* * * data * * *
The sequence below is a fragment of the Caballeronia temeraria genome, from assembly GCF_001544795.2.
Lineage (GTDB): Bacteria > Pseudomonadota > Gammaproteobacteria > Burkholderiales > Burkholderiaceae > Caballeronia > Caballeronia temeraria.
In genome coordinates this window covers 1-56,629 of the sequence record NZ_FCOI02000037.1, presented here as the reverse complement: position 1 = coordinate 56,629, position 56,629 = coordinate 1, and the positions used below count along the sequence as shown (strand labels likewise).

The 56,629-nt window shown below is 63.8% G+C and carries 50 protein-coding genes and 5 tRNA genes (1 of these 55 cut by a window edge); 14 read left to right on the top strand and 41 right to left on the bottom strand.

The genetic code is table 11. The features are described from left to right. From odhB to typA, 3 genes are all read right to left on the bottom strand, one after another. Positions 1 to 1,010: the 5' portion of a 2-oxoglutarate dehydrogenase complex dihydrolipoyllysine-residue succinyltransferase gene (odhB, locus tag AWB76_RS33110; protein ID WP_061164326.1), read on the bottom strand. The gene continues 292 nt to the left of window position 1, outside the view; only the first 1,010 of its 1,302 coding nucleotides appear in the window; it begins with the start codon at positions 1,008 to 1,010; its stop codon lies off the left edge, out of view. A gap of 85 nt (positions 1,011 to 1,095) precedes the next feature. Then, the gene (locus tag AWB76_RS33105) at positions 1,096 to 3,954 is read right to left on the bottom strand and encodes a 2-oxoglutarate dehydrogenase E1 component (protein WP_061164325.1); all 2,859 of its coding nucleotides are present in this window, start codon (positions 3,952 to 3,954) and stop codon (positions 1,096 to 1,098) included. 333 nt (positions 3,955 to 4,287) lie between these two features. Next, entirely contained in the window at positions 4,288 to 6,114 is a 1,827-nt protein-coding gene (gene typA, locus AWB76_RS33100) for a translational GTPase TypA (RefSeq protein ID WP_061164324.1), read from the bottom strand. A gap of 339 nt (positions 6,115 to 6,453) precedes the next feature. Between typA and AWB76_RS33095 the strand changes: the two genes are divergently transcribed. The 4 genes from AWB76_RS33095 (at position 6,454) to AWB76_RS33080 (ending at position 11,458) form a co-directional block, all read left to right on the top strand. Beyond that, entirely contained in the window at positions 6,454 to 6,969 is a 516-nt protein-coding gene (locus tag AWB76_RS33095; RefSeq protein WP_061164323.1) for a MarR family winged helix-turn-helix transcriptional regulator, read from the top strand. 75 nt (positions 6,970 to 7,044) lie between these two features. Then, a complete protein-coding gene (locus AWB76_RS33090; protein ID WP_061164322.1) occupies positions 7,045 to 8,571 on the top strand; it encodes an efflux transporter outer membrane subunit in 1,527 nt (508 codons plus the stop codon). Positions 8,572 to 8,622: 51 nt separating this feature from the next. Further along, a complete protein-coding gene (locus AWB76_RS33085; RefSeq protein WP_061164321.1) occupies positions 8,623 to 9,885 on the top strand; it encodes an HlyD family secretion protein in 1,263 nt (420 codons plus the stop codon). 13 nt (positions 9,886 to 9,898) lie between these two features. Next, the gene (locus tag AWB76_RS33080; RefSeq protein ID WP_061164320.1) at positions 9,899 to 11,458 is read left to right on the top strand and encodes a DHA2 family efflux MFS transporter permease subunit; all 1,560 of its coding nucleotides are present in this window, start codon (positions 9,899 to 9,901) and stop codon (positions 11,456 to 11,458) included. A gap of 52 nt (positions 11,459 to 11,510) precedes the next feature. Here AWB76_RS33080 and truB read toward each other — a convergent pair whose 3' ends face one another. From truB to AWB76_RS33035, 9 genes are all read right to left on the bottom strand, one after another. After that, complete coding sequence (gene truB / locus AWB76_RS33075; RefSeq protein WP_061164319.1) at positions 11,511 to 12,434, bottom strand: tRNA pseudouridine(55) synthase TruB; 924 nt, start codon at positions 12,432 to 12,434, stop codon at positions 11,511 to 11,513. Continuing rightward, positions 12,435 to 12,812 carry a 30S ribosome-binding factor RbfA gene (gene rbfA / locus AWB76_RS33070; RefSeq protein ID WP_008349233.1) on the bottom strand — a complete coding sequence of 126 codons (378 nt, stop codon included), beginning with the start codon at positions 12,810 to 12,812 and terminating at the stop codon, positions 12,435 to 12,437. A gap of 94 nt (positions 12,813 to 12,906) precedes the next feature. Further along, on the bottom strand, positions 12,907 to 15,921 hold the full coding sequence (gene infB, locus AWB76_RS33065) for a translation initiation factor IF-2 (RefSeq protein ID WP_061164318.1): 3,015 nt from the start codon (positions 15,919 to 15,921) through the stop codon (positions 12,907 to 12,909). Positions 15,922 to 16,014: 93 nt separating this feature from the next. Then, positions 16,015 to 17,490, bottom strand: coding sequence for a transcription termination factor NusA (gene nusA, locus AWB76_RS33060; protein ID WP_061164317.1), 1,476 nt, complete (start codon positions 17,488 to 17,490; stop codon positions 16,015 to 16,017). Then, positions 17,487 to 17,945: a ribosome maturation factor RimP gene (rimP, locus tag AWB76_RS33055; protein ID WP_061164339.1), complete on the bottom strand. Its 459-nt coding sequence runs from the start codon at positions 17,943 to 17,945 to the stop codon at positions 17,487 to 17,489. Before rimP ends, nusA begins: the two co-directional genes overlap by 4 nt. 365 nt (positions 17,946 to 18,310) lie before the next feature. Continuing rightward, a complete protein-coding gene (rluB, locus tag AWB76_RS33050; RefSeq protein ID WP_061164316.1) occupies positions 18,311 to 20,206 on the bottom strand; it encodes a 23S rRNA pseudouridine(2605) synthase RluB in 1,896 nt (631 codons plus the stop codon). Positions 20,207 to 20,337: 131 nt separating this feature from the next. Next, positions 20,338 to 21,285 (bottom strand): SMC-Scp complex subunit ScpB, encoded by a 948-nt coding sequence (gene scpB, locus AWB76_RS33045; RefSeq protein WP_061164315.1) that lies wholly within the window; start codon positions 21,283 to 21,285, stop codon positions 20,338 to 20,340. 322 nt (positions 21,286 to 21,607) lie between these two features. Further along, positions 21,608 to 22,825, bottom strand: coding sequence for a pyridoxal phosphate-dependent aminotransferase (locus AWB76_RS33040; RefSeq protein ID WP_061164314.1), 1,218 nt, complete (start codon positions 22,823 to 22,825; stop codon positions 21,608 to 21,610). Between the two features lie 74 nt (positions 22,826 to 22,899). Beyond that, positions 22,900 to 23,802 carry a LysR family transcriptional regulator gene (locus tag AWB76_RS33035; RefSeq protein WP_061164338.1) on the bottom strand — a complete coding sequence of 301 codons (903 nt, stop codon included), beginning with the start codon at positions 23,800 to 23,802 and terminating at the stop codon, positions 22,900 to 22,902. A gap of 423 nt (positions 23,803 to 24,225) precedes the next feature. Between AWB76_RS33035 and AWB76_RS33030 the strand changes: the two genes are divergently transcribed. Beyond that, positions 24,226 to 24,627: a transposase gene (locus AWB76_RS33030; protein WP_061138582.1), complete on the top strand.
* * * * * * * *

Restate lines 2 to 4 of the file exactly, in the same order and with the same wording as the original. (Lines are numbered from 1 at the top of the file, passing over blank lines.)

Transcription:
Lineage (GTDB): Bacteria > Pseudomonadota > Gammaproteobacteria > Burkholderiales > Burkholderiaceae > Caballeronia > Caballeronia temeraria.
In genome coordinates this window covers 1-56,629 of the sequence record NZ_FCOI02000037.1, presented here as the reverse complement: position 1 = coordinate 56,629, position 56,629 = coordinate 1, and the positions used below count along the sequence as shown (strand labels likewise).

The 56,629-nt window shown below is 63.8% G+C and carries 50 protein-coding genes and 5 tRNA genes (1 of these 55 cut by a window edge); 14 read left to right on the top strand and 41 right to left on the bottom strand.